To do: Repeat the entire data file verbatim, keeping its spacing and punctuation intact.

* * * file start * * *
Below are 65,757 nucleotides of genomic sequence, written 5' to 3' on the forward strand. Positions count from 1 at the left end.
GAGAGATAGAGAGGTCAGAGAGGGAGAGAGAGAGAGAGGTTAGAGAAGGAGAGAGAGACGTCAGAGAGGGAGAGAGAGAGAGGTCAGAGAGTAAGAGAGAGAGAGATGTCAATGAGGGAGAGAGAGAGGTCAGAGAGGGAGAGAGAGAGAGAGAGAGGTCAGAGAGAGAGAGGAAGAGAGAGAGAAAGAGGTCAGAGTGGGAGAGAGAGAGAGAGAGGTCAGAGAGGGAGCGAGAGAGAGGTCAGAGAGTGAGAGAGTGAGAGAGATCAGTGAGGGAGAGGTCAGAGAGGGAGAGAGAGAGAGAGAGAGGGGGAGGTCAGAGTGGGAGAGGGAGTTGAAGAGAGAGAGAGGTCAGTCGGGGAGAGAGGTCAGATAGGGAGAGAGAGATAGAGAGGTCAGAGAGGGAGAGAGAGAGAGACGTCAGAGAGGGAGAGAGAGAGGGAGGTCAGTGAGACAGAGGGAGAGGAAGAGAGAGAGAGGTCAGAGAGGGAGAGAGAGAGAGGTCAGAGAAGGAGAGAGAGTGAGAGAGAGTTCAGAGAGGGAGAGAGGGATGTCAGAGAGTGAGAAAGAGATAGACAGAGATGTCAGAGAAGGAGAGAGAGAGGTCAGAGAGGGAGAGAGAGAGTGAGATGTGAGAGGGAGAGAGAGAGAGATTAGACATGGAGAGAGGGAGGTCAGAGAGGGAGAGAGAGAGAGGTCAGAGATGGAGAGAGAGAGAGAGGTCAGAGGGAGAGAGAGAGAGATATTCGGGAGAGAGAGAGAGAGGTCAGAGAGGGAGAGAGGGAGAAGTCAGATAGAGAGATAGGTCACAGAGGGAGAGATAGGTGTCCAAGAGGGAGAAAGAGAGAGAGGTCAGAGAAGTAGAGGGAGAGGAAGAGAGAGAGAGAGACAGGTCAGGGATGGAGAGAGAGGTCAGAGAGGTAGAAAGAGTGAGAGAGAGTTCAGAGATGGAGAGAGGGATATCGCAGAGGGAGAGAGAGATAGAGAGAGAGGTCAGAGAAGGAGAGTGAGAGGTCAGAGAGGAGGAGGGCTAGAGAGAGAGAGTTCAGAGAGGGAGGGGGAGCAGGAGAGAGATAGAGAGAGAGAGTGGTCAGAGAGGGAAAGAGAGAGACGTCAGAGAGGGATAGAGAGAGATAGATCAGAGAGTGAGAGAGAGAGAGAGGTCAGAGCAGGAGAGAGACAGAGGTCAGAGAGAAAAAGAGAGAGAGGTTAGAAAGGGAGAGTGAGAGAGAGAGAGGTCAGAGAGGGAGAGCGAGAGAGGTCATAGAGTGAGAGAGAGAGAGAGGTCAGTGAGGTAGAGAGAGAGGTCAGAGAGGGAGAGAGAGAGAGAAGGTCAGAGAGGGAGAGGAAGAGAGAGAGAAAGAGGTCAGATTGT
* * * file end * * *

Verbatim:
Below are 65,757 nucleotides of genomic sequence, written 5' to 3' on the forward strand. Positions count from 1 at the left end.
GAGAGATAGAGAGGTCAGAGAGGGAGAGAGAGAGAGAGGTTAGAGAAGGAGAGAGAGACGTCAGAGAGGGAGAGAGAGAGAGGTCAGAGAGTAAGAGAGAGAGAGATGTCAATGAGGGAGAGAGAGAGGTCAGAGAGGGAGAGAGAGAGAGAGAGAGGTCAGAGAGAGAGAGGAAGAGAGAGAGAAAGAGGTCAGAGTGGGAGAGAGAGAGAGAGAGGTCAGAGAGGGAGCGAGAGAGAGGTCAGAGAGTGAGAGAGTGAGAGAGATCAGTGAGGGAGAGGTCAGAGAGGGAGAGAGAGAGAGAGAGAGGGGGAGGTCAGAGTGGGAGAGGGAGTTGAAGAGAGAGAGAGGTCAGTCGGGGAGAGAGGTCAGATAGGGAGAGAGAGATAGAGAGGTCAGAGAGGGAGAGAGAGAGAGACGTCAGAGAGGGAGAGAGAGAGGGAGGTCAGTGAGACAGAGGGAGAGGAAGAGAGAGAGAGGTCAGAGAGGGAGAGAGAGAGAGGTCAGAGAAGGAGAGAGAGTGAGAGAGAGTTCAGAGAGGGAGAGAGGGATGTCAGAGAGTGAGAAAGAGATAGACAGAGATGTCAGAGAAGGAGAGAGAGAGGTCAGAGAGGGAGAGAGAGAGTGAGATGTGAGAGGGAGAGAGAGAGAGATTAGACATGGAGAGAGGGAGGTCAGAGAGGGAGAGAGAGAGAGGTCAGAGATGGAGAGAGAGAGAGAGGTCAGAGGGAGAGAGAGAGAGATATTCGGGAGAGAGAGAGAGAGGTCAGAGAGGGAGAGAGGGAGAAGTCAGATAGAGAGATAGGTCACAGAGGGAGAGATAGGTGTCCAAGAGGGAGAAAGAGAGAGAGGTCAGAGAAGTAGAGGGAGAGGAAGAGAGAGAGAGAGACAGGTCAGGGATGGAGAGAGAGGTCAGAGAGGTAGAAAGAGTGAGAGAGAGTTCAGAGATGGAGAGAGGGATATCGCAGAGGGAGAGAGAGATAGAGAGAGAGGTCAGAGAAGGAGAGTGAGAGGTCAGAGAGGAGGAGGGCTAGAGAGAGAGAGTTCAGAGAGGGAGGGGGAGCAGGAGAGAGATAGAGAGAGAGAGTGGTCAGAGAGGGAAAGAGAGAGACGTCAGAGAGGGATAGAGAGAGATAGATCAGAGAGTGAGAGAGAGAGAGAGGTCAGAGCAGGAGAGAGACAGAGGTCAGAGAGAAAAAGAGAGAGAGGTTAGAAAGGGAGAGTGAGAGAGAGAGAGGTCAGAGAGGGAGAGCGAGAGAGGTCATAGAGTGAGAGAGAGAGAGAGGTCAGTGAGGTAGAGAGAGAGGTCAGAGAGGGAGAGAGAGAGAGAAGGTCAGAGAGGGAGAGGAAGAGAGAGAGAAAGAGGTCAGATTGT